Evaluate the limit of the function (sin^x (x)-1)/(x-pi/2), if x goes to pi/2?

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giorgiana1976 | College Teacher | (Level 3) Valedictorian

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Let f(x) = (sin x)^x

If x = pi/2 => f(pi/2) = (sin pi/2)^pi/2  = 1

We'll re-write the function whose limit has to be found out:

lim (f(x) - 1)/(x - pi/2)

By definition, the derivative of a function f(x), at the point x = pi/2 is: lim (f(x) - f(pi/2))/(x - pi/2) = f'(pi/2).

We must find out the expression of the 1st derivative of f(x).

We'll take natural logarithms both sides:

ln f(x) = ln [(sin x)^x]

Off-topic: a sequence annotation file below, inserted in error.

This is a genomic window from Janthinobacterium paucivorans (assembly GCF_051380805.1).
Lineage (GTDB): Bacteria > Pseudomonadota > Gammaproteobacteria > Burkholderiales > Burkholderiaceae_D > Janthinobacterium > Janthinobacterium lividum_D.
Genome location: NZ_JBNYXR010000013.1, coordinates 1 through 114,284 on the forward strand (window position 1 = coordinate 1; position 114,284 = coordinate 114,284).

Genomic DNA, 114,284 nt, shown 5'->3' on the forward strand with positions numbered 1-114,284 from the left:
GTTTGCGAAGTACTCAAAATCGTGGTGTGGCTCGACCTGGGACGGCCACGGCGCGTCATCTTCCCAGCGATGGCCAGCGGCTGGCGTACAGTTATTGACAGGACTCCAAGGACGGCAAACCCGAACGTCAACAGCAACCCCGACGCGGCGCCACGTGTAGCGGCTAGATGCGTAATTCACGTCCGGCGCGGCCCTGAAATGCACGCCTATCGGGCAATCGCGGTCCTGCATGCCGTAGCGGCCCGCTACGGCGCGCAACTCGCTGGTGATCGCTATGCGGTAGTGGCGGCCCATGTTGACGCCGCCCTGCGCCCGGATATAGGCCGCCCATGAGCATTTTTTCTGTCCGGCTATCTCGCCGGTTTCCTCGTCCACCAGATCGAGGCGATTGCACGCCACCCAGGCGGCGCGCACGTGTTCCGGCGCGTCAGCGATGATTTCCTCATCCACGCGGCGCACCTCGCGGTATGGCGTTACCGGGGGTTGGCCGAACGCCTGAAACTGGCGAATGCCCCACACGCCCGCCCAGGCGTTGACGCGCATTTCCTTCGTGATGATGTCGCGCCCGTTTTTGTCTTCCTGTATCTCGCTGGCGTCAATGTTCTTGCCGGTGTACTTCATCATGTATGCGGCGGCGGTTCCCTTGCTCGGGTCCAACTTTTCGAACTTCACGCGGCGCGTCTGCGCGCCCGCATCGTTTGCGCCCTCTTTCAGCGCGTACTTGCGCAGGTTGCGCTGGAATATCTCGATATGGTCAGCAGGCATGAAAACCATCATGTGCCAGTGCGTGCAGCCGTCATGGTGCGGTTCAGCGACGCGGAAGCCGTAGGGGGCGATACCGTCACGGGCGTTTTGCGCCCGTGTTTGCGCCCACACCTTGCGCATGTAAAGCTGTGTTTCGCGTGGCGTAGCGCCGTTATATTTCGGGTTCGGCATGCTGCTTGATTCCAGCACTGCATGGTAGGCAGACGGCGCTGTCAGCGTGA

ln f(x) = x*ln (sin x)

We'll differentiate with respect to x both sides:

f'(x)/f(x) = ln (sin x) + x*cos x/sin x

f'(x)/f(x) = ln (sin x) + x*cot x

f'(x) = f(x)*[ln (sin x) + x*cot x]

f'(x) = [(sin x)^x]*[ln (sin x) + x*cot x]

Now, we'll replace x by pi/2:

f'(pi/2) = 1*(ln 1 + pi/2*0)

f'(pi/2) = 1*0

f'(pi/2) = 0

Therefore, the limit of the given function, when x approaches to pi/2, is lim [(sin x)^x - 1]/(x - pi/2) = 0.

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